span class="dc">Flo Gummies is a supplement brand that makes several products, but their most popular is for treating PMS symptoms. They call this product the “First ever PMS gummy vitamin”.
In this article we’ll review the ingredients in Flo Gummies to determine if it’s likely to be effective for treating PMS symptoms, or if it’s a waste of money.
Misleading Product Title
Before we review the formulation, it’s worth noting that Flo’s PMS product is not a “vitamin” because 3 out of the 4 active ingredients are not vitamins. You can’t just include one vitamin in a formulation and label the overall product a vitamin.
Many breakfast cereals are fortified with vitamins and minerals too, but Lucky Charms (which has significantly more vitamins added than Flo) isn’t a vitamin product.
In our opinion, this misleading labelling is a sign of an unscientific product, and a brand that is more focused on marketing than good science.
Flo Gummies contains 4 active ingredients: Vitamin B6, Chasteberry extract, Lemon Balm, and Dong Quai.
Vitamin B6 does appear to be effective for treating PMS symptoms based on medical research, but the dosage in Flo Gummies appears underdosed.
A medical review that analyzed 9 individual clinical trials on Vitamin B6 treatment for PMS concluded that it was effective, but none of the studies included as low a dose as in Flo Gummies.
The lowest dose used in the medical studies was 50 milligrams (mg), while the dose in Flo Gummies is 20 mg. We can’t locate one single medical trial suggesting that a Vitamin B6 dose of 20 mg or below is effective for treating PMS symptoms, and Flo doesn’t appear to publish or link to any medical research on their site, so we will conclude that this is an ineffective dose.
The three remaining active herbal ingredients in Flo Gummies are listed in a proprietary blend, which means that the brand only publishes the total dosage of the blend and not the dose of each individual ingredient. This method of listing ingredients is deceptive in our opinion, and it prevents researchers and consumers from determining if an ingredient is accurately dosed.
Chasteberry extract is the second active ingredient in this supplement, and it is backed by medical research. A medical review published in the Complementary Therapies in Medicine journal found that the plant was “confirmed to be effective in the reduction of PMS symptoms.”
It appears from the research that chasteberry is effective for PMS at a wide range of doses, so even though we don’t know the exact dose used in Flo Gummies we conclude that this is an effective ingredient.
The third active ingredient in Flo Gummies is Lemon Balm. This does appear to be effective for treating PMS symptoms, but appears significantly underdosed in this formulation.
A clinical trial found that lemon balm was effective in treating PMS symptoms in high school-aged females, but the dose was 1200 mg.
Another study on women in their 20s found that supplementation of the herb decreased the severity of “systemic signs associated with menstruation”. The dosage from this study was 330 mg, but it was an extract, which is a more concentrated version of plant material.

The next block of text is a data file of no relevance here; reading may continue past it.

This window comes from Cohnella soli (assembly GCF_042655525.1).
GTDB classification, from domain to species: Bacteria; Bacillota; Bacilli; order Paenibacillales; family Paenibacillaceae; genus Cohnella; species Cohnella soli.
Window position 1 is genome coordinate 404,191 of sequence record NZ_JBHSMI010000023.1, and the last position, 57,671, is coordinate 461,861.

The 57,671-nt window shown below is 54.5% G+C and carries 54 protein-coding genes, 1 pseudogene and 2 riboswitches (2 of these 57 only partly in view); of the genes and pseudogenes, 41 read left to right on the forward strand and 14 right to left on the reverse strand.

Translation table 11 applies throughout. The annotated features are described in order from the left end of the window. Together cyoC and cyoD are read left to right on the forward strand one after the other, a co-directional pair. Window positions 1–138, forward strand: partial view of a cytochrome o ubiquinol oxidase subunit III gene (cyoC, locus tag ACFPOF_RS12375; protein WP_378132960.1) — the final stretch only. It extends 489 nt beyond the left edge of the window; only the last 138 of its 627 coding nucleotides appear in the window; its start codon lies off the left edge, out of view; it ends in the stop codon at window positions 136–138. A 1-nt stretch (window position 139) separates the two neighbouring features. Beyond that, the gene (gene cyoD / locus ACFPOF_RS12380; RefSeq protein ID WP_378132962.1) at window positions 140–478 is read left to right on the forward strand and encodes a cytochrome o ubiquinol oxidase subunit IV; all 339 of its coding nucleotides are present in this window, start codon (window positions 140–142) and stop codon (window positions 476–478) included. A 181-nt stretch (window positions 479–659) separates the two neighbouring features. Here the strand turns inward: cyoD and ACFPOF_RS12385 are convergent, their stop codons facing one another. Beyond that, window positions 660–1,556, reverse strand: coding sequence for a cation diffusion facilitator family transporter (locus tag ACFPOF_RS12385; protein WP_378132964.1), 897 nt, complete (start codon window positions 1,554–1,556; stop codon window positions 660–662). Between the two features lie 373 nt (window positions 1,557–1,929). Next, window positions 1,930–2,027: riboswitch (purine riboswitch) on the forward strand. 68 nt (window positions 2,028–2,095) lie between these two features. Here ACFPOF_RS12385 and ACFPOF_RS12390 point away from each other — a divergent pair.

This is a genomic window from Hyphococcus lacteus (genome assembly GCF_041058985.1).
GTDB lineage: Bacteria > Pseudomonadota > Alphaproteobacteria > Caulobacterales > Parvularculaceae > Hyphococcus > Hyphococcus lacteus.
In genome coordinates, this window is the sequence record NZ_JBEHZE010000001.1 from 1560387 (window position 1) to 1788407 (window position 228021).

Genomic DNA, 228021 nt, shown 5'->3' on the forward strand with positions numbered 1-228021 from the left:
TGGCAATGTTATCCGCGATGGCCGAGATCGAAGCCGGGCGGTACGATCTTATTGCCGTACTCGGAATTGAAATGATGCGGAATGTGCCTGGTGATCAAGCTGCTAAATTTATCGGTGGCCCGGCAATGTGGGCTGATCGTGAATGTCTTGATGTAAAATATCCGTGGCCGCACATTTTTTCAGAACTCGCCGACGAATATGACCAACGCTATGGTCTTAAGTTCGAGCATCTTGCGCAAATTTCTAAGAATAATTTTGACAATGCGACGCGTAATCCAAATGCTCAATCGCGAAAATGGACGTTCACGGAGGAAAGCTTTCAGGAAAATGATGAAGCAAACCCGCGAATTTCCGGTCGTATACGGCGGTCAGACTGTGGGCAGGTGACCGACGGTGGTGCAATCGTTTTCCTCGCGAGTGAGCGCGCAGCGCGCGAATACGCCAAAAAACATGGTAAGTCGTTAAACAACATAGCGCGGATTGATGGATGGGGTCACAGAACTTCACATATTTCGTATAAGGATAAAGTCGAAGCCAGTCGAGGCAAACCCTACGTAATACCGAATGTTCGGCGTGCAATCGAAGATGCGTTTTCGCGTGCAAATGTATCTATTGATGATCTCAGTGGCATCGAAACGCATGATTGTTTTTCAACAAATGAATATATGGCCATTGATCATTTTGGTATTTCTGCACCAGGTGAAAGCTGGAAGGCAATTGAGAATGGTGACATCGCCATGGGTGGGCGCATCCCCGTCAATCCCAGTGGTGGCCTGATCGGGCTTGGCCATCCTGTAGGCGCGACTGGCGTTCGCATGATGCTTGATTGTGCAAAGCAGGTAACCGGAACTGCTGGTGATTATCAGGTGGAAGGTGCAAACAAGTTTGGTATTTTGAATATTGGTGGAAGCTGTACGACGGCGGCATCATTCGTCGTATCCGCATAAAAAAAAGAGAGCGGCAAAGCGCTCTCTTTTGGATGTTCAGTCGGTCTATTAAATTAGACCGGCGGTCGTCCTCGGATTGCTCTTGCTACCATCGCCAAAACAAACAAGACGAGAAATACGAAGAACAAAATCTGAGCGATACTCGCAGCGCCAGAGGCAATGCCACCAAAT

The dosage of lemon balm in Flo Gummies is likely under 50 mg, given that the 4 ingredients in the herbal prop blend only total 111 mg.
We can’t locate a study which proves lemon balm at dose as low as likely is included in Flo Gummies (≤50 mg), so we will conclude that this is an ineffective and underdosed ingredient.
Dong Quai is the final active ingredient in Flo Gummies, and we can’t find any studies suggesting that this herb alone will be effective for treating PMS regardless of dose.
Since Flo Gummies doesn’t publish or link out to any relevant clinical research, and since we can’t locate any, we will consider this another ineffective ingredient for PMS symptom relief.
Overall we find this to be a relatively poor formulation. While 3 of the 4 active ingredients seem to have some research backing, only 1 of the active ingredients (chasteberry extract) appears to be effectively dosed based on our review of medical trials.
There are also several inactive ingredients in Flo Gummies that we recommend avoiding for health reasons.
There are 3 grams (g) of added sugars per serving, and we know from extensive medical research that added sugar in excess is harmful to human health. We also know from a medical review published in The Journal of Reproductive Medicine that foods high in sugar content are associated with worse PMS symptoms, so this ingredient seems like a poor choice.
Titanium dioxide is used as an artificial colorant by Flo Gummies, and this ingredient has been banned in the European Union (E.U.) as a food additive over toxicity concerns. The E.U. has much more stringent consumer safety standards than the U.S.
Flo also contains natural flavors which is an essentially unregulated term. A wide variety of chemicals can be used to make flavoring additives; some are safe and some aren’t. When the company doesn’t publish the actual chemicals used in their “natural flavors” we recommend avoiding the product out of an abundance of caution.
Better Natural Alternatives
For consumers seeking natural relief from PMS symptoms, we recommend speaking with your doctor about supplementing chasteberry extract alone, as this was shown in the above-linked research to be an effective natural compound for PMS relief.
A medical review of herbal treatments for alleviating PMS symptoms analyzed 17 individual trials and concluded that Ginkgo biloba is effective.
Research has also shown that cognitive behavioral therapy can be effective for treating PMS, so health-conscious consumers with access to a licensed therapist may want to consider this option, although it may be significantly more expensive per month than a supplement.